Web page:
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AROUND SLOVAKIA

Earthquake hit Komárno in 1763

IT WAS 250 years ago this June that a major earthquake hit the southern-Slovak town of Komárno, claiming dozens of lives. The disaster struck the town on the morning of June 28, 1763.

An old section of Komárno's fortification system.(Source: SME)

IT WAS 250 years ago this June that a major earthquake hit the southern-Slovak town of Komárno, claiming dozens of lives. The disaster struck the town on the morning of June 28, 1763.

The earthquake occurred during a period of political stability in the region, thus allowing for numerous primary sources documenting the earthquake’s impact, and even an oil painting depicting the destruction in Komárno has been preserved. A total of seven churches and 279 houses were destroyed in the earthquake, killing 83 people and injuring 102. Many more buildings were damaged, and big cracks appeared in the ground.

The pride of Komárno, its Old Fortress, dating back to the period of the Ottoman invasions in the 16th century, and which was part of the town’s extensive fortification system, suffered extensive damage (worsened by a later earthquake in 1783), which would prove too expensive to repair. Soldiers stationed there were redeployed elsewhere, the land was transferred to the town and the buildings were sold in an auction.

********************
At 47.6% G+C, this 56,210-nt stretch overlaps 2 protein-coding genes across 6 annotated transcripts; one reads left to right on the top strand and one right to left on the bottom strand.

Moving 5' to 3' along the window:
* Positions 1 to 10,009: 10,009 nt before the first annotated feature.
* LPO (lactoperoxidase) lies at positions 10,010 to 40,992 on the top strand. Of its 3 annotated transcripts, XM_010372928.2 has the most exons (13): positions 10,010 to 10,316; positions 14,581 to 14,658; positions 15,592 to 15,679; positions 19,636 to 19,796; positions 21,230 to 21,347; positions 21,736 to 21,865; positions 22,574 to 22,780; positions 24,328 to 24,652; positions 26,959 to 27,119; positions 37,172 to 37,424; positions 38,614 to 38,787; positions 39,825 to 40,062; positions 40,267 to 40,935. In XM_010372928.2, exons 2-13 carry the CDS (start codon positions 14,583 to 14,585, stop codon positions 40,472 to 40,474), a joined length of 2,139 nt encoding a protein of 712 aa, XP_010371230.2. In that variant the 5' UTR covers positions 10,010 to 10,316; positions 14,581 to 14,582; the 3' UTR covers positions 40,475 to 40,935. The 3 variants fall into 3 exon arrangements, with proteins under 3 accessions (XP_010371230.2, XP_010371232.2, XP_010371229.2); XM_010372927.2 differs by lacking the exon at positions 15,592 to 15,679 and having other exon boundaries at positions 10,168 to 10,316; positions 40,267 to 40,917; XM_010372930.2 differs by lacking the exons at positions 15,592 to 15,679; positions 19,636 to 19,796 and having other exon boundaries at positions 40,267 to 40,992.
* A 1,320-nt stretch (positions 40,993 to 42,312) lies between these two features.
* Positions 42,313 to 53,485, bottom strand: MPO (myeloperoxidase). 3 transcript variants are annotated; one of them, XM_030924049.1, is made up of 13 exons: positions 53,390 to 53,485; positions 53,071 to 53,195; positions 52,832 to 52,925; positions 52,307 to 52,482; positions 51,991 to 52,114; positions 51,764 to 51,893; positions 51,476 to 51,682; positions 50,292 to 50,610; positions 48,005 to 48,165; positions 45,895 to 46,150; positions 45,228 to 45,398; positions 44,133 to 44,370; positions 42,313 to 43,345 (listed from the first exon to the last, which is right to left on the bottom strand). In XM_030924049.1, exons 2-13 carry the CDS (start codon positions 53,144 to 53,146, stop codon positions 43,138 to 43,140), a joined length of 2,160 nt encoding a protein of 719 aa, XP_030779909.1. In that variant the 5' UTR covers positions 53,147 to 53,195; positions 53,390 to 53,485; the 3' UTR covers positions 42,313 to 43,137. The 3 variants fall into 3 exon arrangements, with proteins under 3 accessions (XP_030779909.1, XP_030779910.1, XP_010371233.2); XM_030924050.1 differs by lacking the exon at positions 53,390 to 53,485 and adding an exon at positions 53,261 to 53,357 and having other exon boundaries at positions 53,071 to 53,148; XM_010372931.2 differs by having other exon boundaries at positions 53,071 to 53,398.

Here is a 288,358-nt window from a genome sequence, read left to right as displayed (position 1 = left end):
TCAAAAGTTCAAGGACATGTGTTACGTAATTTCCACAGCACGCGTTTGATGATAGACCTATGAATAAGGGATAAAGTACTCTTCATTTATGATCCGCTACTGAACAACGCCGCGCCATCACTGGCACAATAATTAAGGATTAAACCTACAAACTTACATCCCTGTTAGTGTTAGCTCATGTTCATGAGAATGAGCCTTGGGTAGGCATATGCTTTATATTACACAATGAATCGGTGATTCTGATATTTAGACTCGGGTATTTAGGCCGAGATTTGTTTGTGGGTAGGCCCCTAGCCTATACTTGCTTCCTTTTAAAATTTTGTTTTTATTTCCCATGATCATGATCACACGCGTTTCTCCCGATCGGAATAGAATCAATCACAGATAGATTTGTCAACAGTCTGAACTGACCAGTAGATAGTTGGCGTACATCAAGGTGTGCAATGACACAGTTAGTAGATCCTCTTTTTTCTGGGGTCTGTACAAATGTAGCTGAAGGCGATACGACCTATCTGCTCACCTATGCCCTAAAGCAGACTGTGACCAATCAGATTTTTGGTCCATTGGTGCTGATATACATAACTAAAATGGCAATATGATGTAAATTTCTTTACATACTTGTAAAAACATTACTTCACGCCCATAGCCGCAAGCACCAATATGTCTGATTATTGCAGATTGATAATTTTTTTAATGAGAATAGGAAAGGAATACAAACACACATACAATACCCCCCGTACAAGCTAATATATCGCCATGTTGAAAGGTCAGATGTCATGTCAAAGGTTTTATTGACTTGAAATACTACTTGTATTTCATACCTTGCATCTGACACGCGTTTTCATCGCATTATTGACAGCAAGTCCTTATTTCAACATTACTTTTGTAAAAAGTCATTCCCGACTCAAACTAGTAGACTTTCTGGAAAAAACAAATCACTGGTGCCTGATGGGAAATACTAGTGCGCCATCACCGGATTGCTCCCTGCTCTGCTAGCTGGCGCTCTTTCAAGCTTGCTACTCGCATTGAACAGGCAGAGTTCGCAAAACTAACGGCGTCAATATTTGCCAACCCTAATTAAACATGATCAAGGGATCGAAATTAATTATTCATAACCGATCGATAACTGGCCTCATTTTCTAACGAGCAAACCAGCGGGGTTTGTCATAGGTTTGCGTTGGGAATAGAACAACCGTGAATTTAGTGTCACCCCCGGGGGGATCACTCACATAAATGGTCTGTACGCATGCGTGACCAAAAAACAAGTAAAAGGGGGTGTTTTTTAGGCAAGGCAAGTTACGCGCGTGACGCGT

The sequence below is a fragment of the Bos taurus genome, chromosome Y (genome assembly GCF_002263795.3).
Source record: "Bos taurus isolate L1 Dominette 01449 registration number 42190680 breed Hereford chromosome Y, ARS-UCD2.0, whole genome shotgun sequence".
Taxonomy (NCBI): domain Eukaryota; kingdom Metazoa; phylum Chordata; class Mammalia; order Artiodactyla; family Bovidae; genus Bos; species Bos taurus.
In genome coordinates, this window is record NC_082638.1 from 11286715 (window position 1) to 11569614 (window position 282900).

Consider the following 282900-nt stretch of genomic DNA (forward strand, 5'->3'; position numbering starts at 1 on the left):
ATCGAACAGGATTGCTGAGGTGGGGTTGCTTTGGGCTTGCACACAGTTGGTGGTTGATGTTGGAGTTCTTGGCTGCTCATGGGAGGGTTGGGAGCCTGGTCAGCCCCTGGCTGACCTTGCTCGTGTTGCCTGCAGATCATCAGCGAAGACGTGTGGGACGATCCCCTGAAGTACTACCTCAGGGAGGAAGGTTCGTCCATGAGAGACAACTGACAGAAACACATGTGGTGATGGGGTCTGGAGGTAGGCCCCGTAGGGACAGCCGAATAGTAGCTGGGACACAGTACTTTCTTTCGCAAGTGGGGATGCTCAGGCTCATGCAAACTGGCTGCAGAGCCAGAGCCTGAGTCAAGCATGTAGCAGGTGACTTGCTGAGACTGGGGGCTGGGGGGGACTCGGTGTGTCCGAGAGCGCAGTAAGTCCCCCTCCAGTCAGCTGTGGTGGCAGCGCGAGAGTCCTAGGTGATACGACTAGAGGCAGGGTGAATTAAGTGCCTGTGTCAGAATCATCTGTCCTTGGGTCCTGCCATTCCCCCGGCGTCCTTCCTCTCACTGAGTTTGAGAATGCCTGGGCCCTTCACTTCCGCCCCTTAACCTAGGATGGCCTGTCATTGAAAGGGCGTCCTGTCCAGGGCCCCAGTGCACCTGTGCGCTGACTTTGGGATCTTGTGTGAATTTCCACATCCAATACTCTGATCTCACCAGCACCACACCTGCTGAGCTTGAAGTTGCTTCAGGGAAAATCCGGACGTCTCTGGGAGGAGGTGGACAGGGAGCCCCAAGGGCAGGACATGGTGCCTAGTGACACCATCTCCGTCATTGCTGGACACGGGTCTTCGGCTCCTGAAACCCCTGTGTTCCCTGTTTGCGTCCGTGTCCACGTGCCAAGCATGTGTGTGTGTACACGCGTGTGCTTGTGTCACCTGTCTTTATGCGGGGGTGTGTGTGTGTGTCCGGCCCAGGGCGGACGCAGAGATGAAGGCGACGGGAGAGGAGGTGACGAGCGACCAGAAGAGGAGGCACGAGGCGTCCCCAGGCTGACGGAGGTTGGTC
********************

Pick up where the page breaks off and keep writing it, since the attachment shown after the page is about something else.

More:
The territory impacted by the earthquake in 1763 was bigger than today’s Slovakia; it damaged buildings in Budapest and was felt as far as Belgrade (Serbia), Timisoara (Romania) and Leipzig (Germany). Earthquakes in the area continued to be felt into the 20th century. For example, the earthquake in 1783 damaged 780 houses in Komárno, and a serious earthquake was also recorded on January 9, 1906 in Dobrá Voda, near the town of Trnava. There were no fatalities in the latter, as the region is sparsely populated, the TASR newswire wrote.

Seismic activity in Slovakia is ascribed to ongoing tectonic movement. Thanks to the documentation of historical seismic activity based on historical sources, we know about a devastating earthquake in central Slovakia in 1443, which registered more than eight out of 12 on the European Macro-seismic Scale (EMS).

Modern seismology in Slovakia dates back to 1902, when a seismic measuring station was established in Hurbanovo, not far from Komárno.

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